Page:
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Service-Oriented Architecture (SOA) is no longer new. Five years ago, a few advanced thinkers were exploring the concept. Enterprises started experimenting with pilot projects. They liked the results. Interest and enthusiasm grew, and led to wider deployment. Now, most enterprises are planning to do something with SOA, and the early adopters are into their second or third phase developments. Everyone is asking, "How will SOA affect my enterprise?" But a better question for CEOs and CIOs to ask might be, "How will I change my enterprise to take advantage of SOA?"

SOA is a style of enterprise architecture that is radically different from earlier styles. This has led to some polarization among enterprise architects, with SOA devotees and traditional enterprise architects forming different communities. Indeed, David Linthicum, the well-known SOA expert and blogger, speaking at the recent Open Group conference in Austin, Texas, referred to them as "different tribes," which do not understand each other. There is truth in this comment. But the underlying reason is perhaps the difference between architects that have been through the SOA experience and those that have yet to do so, rather than any issue of architectural good practice. SOA has significant implications for the architect, which are really appreciated and understood only by doing it.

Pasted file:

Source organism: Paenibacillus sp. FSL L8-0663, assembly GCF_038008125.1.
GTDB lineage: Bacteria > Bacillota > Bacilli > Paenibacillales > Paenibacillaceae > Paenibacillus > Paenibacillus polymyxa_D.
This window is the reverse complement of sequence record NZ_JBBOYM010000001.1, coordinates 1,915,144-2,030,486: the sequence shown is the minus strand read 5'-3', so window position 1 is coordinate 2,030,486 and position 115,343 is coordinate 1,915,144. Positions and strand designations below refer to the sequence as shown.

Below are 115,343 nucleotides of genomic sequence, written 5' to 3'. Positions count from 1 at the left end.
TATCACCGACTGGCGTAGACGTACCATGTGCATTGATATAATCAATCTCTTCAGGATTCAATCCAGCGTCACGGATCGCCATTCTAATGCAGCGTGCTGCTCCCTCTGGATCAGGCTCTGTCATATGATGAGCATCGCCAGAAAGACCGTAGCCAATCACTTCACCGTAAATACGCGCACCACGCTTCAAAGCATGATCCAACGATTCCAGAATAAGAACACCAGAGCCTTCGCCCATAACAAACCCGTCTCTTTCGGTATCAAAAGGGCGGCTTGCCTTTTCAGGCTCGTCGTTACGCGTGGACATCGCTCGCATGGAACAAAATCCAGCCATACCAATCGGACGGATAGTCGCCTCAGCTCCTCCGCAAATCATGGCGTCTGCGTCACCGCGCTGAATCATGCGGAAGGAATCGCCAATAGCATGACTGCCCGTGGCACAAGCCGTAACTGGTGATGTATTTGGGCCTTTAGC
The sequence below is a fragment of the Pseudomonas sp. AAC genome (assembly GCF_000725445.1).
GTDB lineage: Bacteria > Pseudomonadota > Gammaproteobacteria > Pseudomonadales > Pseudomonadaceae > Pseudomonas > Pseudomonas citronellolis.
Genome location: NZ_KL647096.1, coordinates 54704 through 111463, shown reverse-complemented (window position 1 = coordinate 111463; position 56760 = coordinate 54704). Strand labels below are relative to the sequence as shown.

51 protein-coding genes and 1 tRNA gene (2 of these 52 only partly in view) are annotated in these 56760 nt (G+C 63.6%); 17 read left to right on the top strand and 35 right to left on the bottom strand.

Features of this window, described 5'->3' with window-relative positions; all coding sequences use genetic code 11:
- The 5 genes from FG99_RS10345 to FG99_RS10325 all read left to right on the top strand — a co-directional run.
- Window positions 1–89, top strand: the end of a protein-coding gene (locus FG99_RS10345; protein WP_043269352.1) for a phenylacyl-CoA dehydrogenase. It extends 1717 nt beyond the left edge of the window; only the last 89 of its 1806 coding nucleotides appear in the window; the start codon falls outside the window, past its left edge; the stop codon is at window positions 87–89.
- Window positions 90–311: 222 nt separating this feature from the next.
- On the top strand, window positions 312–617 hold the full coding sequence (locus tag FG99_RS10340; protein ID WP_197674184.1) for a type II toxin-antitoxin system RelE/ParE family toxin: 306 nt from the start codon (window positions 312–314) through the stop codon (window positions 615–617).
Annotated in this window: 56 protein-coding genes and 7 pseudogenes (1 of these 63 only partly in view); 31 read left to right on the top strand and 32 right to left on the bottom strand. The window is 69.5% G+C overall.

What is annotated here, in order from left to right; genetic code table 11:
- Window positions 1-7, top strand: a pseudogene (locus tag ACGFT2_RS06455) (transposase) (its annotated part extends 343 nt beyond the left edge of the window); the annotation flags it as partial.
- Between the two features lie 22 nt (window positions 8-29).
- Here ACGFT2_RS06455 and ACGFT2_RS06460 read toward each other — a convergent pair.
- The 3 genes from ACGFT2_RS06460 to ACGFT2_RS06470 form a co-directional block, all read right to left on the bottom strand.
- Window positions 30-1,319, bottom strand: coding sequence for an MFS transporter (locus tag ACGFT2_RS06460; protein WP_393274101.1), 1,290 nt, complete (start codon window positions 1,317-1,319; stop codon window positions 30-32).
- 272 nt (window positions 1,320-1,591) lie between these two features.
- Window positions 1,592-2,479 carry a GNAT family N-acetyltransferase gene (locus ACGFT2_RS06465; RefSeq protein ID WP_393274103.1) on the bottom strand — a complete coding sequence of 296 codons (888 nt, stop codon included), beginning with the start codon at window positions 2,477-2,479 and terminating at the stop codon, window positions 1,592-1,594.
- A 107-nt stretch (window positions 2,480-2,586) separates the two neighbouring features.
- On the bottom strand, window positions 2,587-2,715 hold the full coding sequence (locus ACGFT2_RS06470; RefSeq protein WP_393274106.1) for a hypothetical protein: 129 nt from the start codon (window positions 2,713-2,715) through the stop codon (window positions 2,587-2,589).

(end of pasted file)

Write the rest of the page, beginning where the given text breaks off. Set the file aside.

But SOA is not just a matter for architects. It has wider implications within the enterprise, impacting on the way that some operations are organized. And, conversely, overall enterprise organization can impact on SOA. These are matters for the CIO and the CEO. Their decisions can make the difference between an enterprise that benefits from the business agility that SOA can bring, and one that struggles to come to terms with the technology.

These decisions should be based on an understanding of what SOA is, of its implications for the way that the enterprise works, and of how operations involving SOA should be governed.

Why SOA Is Different
What distinguishes SOA from traditional approaches to enterprise architecture? This question is explored in a recently published Open Group White Paper on Service-Oriented Architecture. Here is a summary:

The principle of service orientation can apply throughout an enterprise architecture, but is usually applied to the organisation of the software that supports the enterprise's business operations. With SOA, this software is organised as a set of loosely-coupled software services. The services are supported by an infrastructure that, together with the services, enables information to flow freely within the enterprise and between the enterprise and external organizations.


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